As the election draws near, the battle of the image has acquired a frantic momentum. Posters are put up in any available space, and then taken down — smiling, turbaned, clean-shaven, moustached, bearded or draped in dupattas and the inevitable lewd images — shared on social media. Videos are shared, and a whole industry emerges for songwriters, performers, printers, production houses and poster pastors.
Ballot paper symbols arrive looking like a child’s qaida or first alphabet reader — some familiar, such as the lion, kite and cricket bat; some incomprehensible and inevitably comical, like the ones shared by blogger Rameeza Ahmad: an energy saver bulb, a laptop, an air conditioner, an ostrich and an eggplant (who would accept a symbol that evokes the phrase “thali ka baingan!)”
Statecraft has always depended greatly on images. The Pharoahs commissioned monumental statues as did the Mesopotamian empires, the Greeks and Romans and continuing right into the 20th century. Coinage carried the image of the ruler far and wide. It is difficult to imagine that 21st-century states would consider commissioning statues of their rulers, and even coins are rarely minted with an image of a country’s ruler. Saddam Hussein’s statue was probably the last of its kind. This is at least in part due to widespread access to the internet and digital imagery. Images can no longer be controlled and disseminated by those in power. Great leaders, public figures, movie stars, become ordinary like us when we can download or photoshop them on our laptops.
Arjumand Hussain lost his job as general manager of Gerry’s for sharing a cell phone video of lawmaker Rahman Malik being refused to board a PIA plane by passengers annoyed at being delayed to accommodate his late arrival. But Hussain became a hero overnight. The police in America are regularly challenged by publicly-shared cell phone footage of excesses.
More than 90 percent of all the information that comes to the brain is visual. We recognise and understand a scene in less than one-tenth of a second.
At a time when to caricature royalty or politicians was punishable by death, nursery rhymes were composed disguising political commentary: Baa Baa Black Sheep against a 13-cents tax on wool by King Edward I, Rock a Bye Baby referred to the smuggling of a male child into the birthing room of the queen to ensure James II had an heir, Mary, Mary Quite Contrary refers to the torture of Protestants by Mary Queen of Scots. Goosey Goosey Gander was about religious persecution when Catholics were forbidden to say Latin prayers even in their homes. The list goes on. Today, the laws have become more liberal and cartoonists and photographers can reach audiences bypassing the editorial control of a newspaper editor.
In their book, The Mouse that Roared: Disney and the End of Innocence Henry A. Giroux and Grace Pollock reveal that Disney created the concept of EPCOT — “Experimental Prototype Community of Tomorrow” — giving the power to manage society and its values to corporations that will, in time, banish the need for politics altogether. His white, middle-class, suburban values, disseminated through Mickey Mouse and his cartoon colleagues and a string of Disney films, is a global phenomenon as nearly 13 billion hours have been spent in contact with Disney brands.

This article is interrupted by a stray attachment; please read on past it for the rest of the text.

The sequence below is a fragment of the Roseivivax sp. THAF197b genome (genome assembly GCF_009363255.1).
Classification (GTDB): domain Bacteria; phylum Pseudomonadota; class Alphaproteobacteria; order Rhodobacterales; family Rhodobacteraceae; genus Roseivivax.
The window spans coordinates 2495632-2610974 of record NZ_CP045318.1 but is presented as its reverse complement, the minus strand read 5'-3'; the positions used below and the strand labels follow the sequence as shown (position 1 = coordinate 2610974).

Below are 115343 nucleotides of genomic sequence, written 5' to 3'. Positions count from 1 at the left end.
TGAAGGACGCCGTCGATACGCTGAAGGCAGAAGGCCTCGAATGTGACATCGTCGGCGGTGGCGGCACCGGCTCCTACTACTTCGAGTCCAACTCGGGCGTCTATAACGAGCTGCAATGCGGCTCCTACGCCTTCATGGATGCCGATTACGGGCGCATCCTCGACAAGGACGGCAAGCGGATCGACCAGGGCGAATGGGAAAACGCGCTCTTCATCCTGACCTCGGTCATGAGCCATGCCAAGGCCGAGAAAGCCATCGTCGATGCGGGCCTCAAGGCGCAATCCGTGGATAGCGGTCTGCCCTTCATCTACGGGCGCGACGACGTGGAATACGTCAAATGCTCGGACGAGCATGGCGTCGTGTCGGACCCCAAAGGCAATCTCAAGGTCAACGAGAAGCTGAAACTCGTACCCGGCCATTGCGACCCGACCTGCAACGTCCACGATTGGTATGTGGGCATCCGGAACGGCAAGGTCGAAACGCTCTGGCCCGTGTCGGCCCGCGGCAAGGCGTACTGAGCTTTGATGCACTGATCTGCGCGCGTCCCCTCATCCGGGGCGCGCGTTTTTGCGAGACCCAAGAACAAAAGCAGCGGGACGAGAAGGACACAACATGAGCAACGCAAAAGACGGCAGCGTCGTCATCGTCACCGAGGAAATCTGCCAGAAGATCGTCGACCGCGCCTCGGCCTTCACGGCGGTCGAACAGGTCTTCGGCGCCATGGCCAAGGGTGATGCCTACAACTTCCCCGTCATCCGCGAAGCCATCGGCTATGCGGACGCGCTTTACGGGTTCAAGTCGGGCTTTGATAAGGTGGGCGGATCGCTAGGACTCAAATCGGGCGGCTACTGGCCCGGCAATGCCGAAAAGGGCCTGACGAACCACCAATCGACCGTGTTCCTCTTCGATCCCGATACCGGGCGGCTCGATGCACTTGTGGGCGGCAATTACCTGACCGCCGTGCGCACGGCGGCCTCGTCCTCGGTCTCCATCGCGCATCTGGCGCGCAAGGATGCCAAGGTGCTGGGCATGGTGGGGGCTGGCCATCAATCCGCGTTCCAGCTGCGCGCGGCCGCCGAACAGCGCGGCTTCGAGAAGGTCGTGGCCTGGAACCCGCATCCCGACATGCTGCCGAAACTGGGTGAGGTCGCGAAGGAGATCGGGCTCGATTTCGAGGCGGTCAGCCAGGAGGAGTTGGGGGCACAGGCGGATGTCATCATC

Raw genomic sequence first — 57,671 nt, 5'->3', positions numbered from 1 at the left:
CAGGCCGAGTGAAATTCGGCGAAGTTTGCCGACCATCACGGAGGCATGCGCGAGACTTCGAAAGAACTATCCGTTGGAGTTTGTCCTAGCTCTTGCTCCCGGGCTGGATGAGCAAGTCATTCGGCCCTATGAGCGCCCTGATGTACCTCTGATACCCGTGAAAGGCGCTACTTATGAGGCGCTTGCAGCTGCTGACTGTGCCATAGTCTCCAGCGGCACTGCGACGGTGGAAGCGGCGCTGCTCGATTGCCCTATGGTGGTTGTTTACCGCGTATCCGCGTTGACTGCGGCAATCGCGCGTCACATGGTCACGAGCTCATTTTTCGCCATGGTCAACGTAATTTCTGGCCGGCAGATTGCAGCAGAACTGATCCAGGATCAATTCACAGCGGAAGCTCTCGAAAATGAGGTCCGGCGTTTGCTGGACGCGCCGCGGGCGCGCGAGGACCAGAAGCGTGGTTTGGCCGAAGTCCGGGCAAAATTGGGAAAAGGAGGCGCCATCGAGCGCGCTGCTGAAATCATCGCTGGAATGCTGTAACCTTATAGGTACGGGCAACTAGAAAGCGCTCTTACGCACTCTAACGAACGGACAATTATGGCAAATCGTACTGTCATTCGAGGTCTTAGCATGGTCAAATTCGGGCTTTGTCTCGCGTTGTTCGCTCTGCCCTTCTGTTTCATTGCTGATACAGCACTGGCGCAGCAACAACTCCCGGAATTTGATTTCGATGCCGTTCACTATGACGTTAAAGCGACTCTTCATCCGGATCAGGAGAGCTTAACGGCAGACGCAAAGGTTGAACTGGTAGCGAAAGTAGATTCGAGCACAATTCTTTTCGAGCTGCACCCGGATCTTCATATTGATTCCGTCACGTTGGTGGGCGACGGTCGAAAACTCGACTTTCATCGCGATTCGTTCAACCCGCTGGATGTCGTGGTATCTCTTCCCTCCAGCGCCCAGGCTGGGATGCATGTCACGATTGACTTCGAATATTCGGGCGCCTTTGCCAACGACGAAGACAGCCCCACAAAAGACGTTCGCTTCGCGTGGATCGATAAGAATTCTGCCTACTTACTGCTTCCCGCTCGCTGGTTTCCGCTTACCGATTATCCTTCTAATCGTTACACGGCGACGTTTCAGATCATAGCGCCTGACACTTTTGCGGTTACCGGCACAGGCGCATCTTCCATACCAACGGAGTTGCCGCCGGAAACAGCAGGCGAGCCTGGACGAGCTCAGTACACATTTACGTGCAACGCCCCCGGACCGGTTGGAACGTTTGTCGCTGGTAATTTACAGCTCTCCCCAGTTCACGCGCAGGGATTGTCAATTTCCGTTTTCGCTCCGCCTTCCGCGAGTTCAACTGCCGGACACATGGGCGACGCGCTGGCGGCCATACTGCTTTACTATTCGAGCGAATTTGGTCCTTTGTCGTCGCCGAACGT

More than 90 percent of all the information that comes to the brain is visual. We recognise and understand a scene in less than one tenth of a second. However, visual perception also involves interpretation, analysis and awareness.
Lina Khatib in her book Image Politics in the Middle East: The Role of the Visual in Political Struggle explains, “Politics in the Middle East is now seen” via mass media, digital imagery, posters, messages on wall, or cartoons. Images of the Twin Towers, Abu Ghraib, Saddam’s execution video and Banksy’s graffiti on the Palestinian/Israel wall are enduring and politically influential images. Hypermedia — email, Facebook, mobiles, YouTube, and now Twitter, Instagram and Snapchat — is a serious challenge to the power of governments and regulatory bodies.
Picasso’s ‘Guernica’ and Goya’s war paintings were seen by a few. During the first Gulf War it was possible to impose a ban on live media coverage. Today, an overwhelming number of images and videos from the Middle East battlefronts or any corner of the world is accessible to everyone.
Inevitably, as with all new technology, it is equally used for malicious manipulation. Private lives are distastefully exposed. The spread of false images — known today as “fake news” — by individuals or government institutions is a new version of yellow journalism, a term ironically associated with Joseph Pulitzer of Pulitzer Prize fame. Subliminal messaging dating back to the 1950s and visual cryptology — the creation of two Israelis, Moni Naor and Adi Shamir — are even darker uses of imaging.
Acquiring visual authorship creates opportunities for performers such as Justin Bieber, who became visible through his songs uploaded by him on YouTube, or by chance images that go viral, such as Arshad Khan aka “Chaiwala,” who went on to become a model, the politician Sheikh Rashid, dodging detection to arrive at a public meeting on a motor bike, the outspoken old lady with her “bik gai hai gorement” rant or, tragically, Qandeel Baloch, who made one video too many.
Durriya Kazi is a Karachi-based artist and heads the department of visual studies at the University of Karachi
Published in Dawn, EOS, July 15th, 2018